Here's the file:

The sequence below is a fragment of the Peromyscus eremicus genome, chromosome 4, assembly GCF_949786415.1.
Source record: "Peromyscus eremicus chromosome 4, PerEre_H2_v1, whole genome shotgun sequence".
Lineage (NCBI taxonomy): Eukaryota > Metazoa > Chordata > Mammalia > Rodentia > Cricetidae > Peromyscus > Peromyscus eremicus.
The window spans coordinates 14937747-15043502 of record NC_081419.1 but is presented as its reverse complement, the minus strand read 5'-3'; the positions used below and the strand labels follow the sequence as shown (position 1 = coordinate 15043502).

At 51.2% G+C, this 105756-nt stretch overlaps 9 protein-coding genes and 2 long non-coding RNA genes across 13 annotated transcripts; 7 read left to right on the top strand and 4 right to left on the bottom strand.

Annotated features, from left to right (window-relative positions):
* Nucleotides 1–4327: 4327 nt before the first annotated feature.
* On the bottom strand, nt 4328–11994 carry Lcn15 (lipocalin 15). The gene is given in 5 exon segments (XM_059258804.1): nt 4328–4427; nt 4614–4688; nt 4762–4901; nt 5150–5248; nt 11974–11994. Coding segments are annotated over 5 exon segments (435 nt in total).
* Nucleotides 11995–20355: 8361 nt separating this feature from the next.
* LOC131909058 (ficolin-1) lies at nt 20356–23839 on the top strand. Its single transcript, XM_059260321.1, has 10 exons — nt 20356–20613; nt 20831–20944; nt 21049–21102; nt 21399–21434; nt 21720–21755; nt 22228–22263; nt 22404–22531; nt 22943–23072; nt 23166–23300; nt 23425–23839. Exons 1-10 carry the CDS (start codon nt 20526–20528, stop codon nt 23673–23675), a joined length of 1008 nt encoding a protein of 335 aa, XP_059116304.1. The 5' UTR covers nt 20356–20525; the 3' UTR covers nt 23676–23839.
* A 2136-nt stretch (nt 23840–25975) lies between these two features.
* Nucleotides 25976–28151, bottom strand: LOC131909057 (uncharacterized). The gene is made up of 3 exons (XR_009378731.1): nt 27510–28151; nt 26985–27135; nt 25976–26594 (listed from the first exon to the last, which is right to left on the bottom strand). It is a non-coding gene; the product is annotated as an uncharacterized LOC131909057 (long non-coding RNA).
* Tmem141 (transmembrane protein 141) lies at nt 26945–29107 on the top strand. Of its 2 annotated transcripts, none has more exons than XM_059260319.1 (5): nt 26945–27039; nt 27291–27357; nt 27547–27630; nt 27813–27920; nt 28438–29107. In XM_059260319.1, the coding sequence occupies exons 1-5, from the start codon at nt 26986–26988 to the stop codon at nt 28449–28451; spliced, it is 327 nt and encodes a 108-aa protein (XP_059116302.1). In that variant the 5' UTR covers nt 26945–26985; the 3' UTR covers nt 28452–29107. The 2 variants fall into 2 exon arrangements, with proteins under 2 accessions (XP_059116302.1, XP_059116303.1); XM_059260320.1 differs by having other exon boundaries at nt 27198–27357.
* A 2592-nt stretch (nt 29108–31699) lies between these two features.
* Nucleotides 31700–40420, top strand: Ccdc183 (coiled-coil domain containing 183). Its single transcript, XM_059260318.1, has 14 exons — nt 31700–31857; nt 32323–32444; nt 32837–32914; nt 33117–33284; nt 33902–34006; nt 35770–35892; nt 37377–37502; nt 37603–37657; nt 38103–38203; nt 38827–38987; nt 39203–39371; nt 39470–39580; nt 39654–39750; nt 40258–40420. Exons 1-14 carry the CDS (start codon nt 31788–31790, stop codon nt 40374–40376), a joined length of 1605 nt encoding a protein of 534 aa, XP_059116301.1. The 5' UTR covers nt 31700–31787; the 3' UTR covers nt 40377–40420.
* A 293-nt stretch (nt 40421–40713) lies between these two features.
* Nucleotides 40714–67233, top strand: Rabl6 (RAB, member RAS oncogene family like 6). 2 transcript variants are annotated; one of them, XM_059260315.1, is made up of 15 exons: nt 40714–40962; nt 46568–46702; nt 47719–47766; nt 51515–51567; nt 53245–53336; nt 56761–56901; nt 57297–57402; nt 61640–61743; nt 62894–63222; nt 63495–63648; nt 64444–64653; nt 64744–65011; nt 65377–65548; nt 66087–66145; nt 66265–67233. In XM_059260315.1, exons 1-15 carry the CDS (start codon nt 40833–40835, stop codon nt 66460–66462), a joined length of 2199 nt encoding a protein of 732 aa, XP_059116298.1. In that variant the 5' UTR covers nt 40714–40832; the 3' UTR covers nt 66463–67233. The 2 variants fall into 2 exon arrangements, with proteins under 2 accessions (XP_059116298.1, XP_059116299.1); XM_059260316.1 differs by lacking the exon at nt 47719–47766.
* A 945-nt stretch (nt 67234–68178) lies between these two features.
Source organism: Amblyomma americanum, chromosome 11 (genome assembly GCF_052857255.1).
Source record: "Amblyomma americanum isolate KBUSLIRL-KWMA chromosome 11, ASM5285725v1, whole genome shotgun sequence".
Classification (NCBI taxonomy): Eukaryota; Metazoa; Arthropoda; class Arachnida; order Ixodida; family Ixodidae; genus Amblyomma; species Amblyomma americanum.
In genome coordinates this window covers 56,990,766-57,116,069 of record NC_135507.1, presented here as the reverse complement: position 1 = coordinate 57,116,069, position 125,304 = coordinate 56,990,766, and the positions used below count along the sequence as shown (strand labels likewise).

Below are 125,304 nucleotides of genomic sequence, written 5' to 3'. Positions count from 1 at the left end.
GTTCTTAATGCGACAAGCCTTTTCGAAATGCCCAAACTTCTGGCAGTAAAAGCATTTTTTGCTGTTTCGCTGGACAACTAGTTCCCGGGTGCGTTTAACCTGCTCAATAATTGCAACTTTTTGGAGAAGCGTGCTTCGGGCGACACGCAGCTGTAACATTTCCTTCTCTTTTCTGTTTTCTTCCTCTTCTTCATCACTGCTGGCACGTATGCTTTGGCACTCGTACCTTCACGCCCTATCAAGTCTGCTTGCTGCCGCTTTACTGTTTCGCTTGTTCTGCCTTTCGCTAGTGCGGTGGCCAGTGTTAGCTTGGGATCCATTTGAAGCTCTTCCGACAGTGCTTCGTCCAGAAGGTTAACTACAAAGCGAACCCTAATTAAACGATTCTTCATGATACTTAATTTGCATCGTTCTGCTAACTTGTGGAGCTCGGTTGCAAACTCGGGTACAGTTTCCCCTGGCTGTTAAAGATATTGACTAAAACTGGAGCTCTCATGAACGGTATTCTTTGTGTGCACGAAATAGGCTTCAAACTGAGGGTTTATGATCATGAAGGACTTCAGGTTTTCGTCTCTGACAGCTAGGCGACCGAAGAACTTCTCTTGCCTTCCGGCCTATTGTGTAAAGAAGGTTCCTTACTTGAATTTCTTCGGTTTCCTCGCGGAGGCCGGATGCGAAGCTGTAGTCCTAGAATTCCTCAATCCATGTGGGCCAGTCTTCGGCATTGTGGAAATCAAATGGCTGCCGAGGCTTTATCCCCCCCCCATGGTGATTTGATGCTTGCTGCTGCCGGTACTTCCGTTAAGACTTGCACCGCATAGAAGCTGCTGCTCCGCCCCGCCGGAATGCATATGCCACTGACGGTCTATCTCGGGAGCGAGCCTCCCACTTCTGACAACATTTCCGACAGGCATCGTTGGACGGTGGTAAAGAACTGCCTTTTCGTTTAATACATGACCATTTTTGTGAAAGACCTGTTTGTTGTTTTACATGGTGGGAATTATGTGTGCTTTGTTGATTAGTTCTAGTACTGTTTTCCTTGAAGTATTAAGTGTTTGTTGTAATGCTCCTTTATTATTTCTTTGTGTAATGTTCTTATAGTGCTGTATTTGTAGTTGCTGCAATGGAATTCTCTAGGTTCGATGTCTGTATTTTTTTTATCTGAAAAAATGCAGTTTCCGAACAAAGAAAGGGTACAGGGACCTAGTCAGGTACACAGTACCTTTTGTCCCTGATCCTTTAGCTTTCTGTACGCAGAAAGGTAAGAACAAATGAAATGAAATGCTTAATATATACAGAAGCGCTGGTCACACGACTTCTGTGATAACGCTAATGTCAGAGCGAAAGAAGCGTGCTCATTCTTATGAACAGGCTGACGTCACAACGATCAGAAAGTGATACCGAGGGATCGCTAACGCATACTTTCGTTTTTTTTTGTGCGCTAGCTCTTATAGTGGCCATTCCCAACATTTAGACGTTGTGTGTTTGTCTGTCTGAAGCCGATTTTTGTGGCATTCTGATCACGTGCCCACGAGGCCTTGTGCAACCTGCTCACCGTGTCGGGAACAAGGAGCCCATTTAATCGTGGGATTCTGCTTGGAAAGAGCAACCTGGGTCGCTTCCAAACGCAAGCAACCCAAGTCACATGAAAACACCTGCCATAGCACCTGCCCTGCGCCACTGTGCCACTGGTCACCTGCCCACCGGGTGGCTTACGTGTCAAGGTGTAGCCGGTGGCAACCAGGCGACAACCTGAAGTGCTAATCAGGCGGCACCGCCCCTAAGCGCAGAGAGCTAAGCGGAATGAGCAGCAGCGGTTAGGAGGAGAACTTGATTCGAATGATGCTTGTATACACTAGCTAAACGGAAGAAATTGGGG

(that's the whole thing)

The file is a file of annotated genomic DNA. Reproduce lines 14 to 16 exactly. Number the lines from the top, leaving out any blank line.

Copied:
* A 2592-nt stretch (nt 29108–31699) lies between these two features.
* Nucleotides 31700–40420, top strand: Ccdc183 (coiled-coil domain containing 183). Its single transcript, XM_059260318.1, has 14 exons — nt 31700–31857; nt 32323–32444; nt 32837–32914; nt 33117–33284; nt 33902–34006; nt 35770–35892; nt 37377–37502; nt 37603–37657; nt 38103–38203; nt 38827–38987; nt 39203–39371; nt 39470–39580; nt 39654–39750; nt 40258–40420. Exons 1-14 carry the CDS (start codon nt 31788–31790, stop codon nt 40374–40376), a joined length of 1605 nt encoding a protein of 534 aa, XP_059116301.1. The 5' UTR covers nt 31700–31787; the 3' UTR covers nt 40377–40420.
* A 293-nt stretch (nt 40421–40713) lies between these two features.